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spenser1058

Neon As Art

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The NYTimes had a great story on Arquitectonica's latest building which was designed around the requirement to save the iconic Pepsi sign. Interesting to consider as one of Orlando's most beloved neon signs, the Merita Bread sign, sits atop a bakery that may not be long for this world after the company went into bankruptcy and has recently emerged under different ownership.   http://www.nytimes.com/2013/07/11/nyregion/as-a-queens-tower-rises-a-spot-is-saved-for-pepsi-cola.html?hp

 

 

On a related note, I'm pleased to report the other critical piece of Orlando's neon heritage was rescued by the good folks at the Morse Museum and resides in their warehouse where sadly, the general public has absolutely no access. At some point, if Buddy ever tires of building stadia, he might consider an outdoor "neon sculpture garden" on city-owned land perhaps adjoining the Fairgrounds. As the NYTimes article shows (and there are countless other examples  - Orlando Magazine noted that to most Orlandoans, seeing the Merita sign is a much truer gateway than our ersatz Lake Underhill suspension bridge or the underwhelming Orlando sign at the Conroy overpass; ask any Bostonian about their Citgo sign), neon as an art form is very popular and is an important part of our history.

 

 

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I LOVE the idea of a neon sculpture garden in Orlando! A great way to save the Merita sign should the bakery go out of business. Another good candidate is the Pontiac dealership sign on West Colonial, one of my local faves.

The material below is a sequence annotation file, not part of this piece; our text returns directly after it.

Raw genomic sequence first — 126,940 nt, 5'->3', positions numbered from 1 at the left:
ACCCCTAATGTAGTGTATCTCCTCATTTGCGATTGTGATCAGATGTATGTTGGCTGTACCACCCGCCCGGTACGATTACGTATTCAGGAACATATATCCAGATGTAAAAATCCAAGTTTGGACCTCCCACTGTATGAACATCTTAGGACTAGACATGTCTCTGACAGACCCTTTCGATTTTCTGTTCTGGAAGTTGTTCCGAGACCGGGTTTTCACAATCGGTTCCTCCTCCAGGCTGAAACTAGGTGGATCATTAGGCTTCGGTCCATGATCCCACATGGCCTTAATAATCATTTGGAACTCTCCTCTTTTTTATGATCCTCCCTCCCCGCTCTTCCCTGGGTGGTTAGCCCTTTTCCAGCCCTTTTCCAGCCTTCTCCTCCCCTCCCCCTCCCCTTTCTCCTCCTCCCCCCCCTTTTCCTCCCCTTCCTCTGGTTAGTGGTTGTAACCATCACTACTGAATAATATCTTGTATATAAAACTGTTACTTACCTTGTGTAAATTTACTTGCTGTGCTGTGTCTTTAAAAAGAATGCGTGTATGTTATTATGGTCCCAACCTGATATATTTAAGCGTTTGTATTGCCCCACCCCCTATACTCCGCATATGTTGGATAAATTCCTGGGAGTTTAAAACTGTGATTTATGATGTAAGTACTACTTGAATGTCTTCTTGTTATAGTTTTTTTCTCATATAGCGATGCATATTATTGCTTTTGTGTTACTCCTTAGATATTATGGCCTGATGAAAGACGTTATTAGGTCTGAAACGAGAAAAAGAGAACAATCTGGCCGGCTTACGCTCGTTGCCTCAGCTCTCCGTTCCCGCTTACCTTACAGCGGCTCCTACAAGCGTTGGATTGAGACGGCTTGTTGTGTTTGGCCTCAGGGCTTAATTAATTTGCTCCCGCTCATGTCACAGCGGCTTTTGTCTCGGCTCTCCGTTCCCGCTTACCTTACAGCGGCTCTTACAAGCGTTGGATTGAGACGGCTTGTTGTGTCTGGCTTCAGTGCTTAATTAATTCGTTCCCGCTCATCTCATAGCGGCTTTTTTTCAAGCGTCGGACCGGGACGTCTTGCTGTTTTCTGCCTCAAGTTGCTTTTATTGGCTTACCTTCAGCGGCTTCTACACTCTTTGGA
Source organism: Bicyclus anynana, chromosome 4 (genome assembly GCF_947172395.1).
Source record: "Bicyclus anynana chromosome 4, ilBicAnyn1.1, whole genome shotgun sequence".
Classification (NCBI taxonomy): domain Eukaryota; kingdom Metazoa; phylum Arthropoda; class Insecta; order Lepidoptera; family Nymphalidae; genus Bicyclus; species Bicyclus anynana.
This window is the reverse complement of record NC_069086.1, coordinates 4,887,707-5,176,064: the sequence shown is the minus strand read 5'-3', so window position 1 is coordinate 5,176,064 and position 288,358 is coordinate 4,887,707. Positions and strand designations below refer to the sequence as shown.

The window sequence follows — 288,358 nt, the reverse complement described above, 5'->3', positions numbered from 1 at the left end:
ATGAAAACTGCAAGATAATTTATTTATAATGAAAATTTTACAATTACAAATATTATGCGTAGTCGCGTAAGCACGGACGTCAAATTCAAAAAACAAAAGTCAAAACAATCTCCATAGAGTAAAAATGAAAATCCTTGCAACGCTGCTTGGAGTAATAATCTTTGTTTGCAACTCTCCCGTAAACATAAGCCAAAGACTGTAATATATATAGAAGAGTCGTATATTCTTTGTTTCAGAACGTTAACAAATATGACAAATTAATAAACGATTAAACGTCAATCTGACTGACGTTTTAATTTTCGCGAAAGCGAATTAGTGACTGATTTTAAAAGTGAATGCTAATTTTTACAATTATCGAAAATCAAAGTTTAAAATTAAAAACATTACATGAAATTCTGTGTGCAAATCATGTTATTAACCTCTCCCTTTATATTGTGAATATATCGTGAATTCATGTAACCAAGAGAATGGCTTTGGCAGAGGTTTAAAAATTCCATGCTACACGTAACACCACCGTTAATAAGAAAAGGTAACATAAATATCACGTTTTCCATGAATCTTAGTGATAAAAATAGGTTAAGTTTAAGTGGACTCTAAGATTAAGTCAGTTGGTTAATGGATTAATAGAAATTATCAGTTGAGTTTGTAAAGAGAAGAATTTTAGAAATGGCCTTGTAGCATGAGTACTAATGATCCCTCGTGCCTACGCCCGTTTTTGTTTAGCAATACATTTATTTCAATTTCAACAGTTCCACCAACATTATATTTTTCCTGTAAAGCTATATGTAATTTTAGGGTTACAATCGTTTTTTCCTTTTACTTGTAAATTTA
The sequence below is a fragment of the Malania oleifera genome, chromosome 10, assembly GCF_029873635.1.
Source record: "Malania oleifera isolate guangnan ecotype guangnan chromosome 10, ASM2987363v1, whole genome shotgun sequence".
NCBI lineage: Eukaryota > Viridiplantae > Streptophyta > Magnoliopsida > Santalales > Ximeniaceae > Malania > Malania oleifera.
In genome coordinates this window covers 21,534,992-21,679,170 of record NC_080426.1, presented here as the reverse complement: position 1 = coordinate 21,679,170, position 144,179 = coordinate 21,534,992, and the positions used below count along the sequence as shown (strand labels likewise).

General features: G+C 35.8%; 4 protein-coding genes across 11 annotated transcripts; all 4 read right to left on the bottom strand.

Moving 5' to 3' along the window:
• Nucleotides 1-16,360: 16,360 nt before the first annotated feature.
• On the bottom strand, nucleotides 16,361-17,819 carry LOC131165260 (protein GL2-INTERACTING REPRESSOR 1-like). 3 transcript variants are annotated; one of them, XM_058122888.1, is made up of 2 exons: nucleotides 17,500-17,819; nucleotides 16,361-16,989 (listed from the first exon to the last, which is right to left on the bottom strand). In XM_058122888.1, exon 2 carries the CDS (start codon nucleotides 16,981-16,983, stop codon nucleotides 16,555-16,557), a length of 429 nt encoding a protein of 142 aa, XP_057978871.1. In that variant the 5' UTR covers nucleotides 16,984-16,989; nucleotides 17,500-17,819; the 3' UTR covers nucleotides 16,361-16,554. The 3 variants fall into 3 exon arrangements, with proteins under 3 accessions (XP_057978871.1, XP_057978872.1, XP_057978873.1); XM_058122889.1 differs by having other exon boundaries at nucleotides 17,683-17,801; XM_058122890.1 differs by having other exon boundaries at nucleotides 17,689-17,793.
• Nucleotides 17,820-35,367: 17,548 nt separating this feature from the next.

It's also nice to see new businesses embracing the vintage neon signs on their structures rather than just mowing them down. A good example of this is Redlight Redlight and their Carrier A/C neon - it was a goal of the owners' to refurbish this from the very beginning. It helps preserve a bit of commercial history in a new city like Orlando.

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http://www.thedailycity.com/2013/06/ivanhoe-village-main-street-update-take.html

 

From The Daily City:

 

At one time in Orlando’'s history, a neon sign was lit on top of the OUC power station at 1111 N. Orange Ave. during the holiday season. The sign spelled out “Merry Christmas” then would change to read “Happy New Year.” Residents and visitors of Orlando could see it from I-4 and when it was lit, everyone knew the holiday season had begun.


It turns out that the letters are still on top of the building, which is now home to the Orlando Ballet and Central Florida Community Arts. Interested parties from Orlando Utilities Commission, City of Orlando, Ivanhoe Village Main Street, and Ivanhoe Foundation are exploring the possibility of restoring the sign. Everyone involved is excited about the project, but it will be time consuming and substantial funds will need to be raised.

Ivanhoe Village Main Street is taking a poll to gauge public interest in the project. The survey is brief, so take a moment to make your voice heard.

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